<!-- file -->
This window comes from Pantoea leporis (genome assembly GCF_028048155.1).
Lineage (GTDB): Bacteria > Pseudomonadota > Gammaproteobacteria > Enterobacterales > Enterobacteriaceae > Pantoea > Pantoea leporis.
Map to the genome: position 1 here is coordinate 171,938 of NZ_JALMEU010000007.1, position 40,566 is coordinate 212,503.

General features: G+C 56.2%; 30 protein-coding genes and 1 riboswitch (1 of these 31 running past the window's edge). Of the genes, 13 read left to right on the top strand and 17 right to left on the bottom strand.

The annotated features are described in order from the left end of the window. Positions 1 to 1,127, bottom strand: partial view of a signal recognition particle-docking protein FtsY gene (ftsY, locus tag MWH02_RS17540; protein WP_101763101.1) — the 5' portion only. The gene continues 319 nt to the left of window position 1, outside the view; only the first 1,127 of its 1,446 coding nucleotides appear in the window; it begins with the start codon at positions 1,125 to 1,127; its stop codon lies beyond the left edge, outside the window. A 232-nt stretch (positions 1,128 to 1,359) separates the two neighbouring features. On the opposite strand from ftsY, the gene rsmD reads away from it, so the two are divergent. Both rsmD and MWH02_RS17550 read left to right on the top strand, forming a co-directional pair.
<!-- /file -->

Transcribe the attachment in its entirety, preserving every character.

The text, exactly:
This window comes from Pantoea leporis (genome assembly GCF_028048155.1).
Lineage (GTDB): Bacteria > Pseudomonadota > Gammaproteobacteria > Enterobacterales > Enterobacteriaceae > Pantoea > Pantoea leporis.
Map to the genome: position 1 here is coordinate 171,938 of NZ_JALMEU010000007.1, position 40,566 is coordinate 212,503.

General features: G+C 56.2%; 30 protein-coding genes and 1 riboswitch (1 of these 31 running past the window's edge). Of the genes, 13 read left to right on the top strand and 17 right to left on the bottom strand.

The annotated features are described in order from the left end of the window. Positions 1 to 1,127, bottom strand: partial view of a signal recognition particle-docking protein FtsY gene (ftsY, locus tag MWH02_RS17540; protein WP_101763101.1) — the 5' portion only. The gene continues 319 nt to the left of window position 1, outside the view; only the first 1,127 of its 1,446 coding nucleotides appear in the window; it begins with the start codon at positions 1,125 to 1,127; its stop codon lies beyond the left edge, outside the window. A 232-nt stretch (positions 1,128 to 1,359) separates the two neighbouring features. On the opposite strand from ftsY, the gene rsmD reads away from it, so the two are divergent. Both rsmD and MWH02_RS17550 read left to right on the top strand, forming a co-directional pair.